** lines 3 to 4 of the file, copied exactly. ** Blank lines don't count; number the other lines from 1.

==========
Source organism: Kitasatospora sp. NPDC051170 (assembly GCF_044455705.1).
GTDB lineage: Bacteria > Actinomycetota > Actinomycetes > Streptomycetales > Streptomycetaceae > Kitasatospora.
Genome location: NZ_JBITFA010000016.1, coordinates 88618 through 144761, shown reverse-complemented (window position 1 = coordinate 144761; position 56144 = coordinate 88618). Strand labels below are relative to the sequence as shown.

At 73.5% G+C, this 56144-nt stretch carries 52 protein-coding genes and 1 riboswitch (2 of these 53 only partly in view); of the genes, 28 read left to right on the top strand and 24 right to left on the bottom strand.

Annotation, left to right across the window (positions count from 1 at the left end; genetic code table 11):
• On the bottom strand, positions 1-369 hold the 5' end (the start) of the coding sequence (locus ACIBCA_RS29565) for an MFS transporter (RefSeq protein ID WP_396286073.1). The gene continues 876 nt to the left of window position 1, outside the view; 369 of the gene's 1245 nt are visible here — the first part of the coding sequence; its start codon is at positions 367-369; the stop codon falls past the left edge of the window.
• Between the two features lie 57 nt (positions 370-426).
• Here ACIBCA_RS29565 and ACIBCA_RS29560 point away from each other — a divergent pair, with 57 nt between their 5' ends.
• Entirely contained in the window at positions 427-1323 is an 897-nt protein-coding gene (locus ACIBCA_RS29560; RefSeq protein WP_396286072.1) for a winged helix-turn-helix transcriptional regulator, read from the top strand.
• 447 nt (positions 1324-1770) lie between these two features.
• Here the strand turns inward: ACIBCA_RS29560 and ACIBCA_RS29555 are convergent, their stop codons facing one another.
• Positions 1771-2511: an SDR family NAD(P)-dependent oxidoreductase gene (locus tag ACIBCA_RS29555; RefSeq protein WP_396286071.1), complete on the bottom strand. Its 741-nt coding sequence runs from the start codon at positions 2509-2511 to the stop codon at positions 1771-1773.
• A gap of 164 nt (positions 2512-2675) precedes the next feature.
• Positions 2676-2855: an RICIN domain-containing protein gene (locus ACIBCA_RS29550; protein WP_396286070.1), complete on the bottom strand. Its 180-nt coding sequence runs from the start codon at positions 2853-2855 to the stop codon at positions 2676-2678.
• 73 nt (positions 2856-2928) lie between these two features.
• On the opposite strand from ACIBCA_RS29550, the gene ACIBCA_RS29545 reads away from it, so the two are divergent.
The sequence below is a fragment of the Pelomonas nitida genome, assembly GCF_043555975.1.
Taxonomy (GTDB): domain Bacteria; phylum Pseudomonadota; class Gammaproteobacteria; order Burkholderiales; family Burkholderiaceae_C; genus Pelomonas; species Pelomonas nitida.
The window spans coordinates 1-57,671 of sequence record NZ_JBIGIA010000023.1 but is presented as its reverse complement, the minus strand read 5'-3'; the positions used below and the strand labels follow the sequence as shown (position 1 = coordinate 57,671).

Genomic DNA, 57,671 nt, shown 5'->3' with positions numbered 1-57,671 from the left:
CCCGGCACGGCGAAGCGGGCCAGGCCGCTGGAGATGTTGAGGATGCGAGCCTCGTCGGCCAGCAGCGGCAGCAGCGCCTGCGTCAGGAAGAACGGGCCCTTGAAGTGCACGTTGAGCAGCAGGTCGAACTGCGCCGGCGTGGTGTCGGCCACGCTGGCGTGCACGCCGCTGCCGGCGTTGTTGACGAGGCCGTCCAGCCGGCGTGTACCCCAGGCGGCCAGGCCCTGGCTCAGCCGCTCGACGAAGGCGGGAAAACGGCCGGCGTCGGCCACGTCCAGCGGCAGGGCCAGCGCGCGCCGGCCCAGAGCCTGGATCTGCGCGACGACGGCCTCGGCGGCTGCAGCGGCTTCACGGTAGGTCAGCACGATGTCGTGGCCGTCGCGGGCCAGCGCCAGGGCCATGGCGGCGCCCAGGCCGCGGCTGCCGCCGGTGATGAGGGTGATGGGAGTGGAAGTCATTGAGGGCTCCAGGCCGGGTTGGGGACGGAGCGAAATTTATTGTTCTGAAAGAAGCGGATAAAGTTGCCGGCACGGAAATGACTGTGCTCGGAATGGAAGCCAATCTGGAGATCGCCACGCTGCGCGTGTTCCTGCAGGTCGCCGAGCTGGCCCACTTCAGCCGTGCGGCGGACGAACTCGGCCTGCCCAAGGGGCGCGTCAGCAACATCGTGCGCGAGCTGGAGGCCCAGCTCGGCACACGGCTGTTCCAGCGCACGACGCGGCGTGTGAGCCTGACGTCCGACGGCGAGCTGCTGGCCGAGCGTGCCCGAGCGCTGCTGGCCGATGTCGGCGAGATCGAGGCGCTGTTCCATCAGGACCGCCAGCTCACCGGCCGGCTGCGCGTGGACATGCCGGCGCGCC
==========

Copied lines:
Genome location: NZ_JBITFA010000016.1, coordinates 88618 through 144761, shown reverse-complemented (window position 1 = coordinate 144761; position 56144 = coordinate 88618). Strand labels below are relative to the sequence as shown.

At 73.5% G+C, this 56144-nt stretch carries 52 protein-coding genes and 1 riboswitch (2 of these 53 only partly in view); of the genes, 28 read left to right on the top strand and 24 right to left on the bottom strand.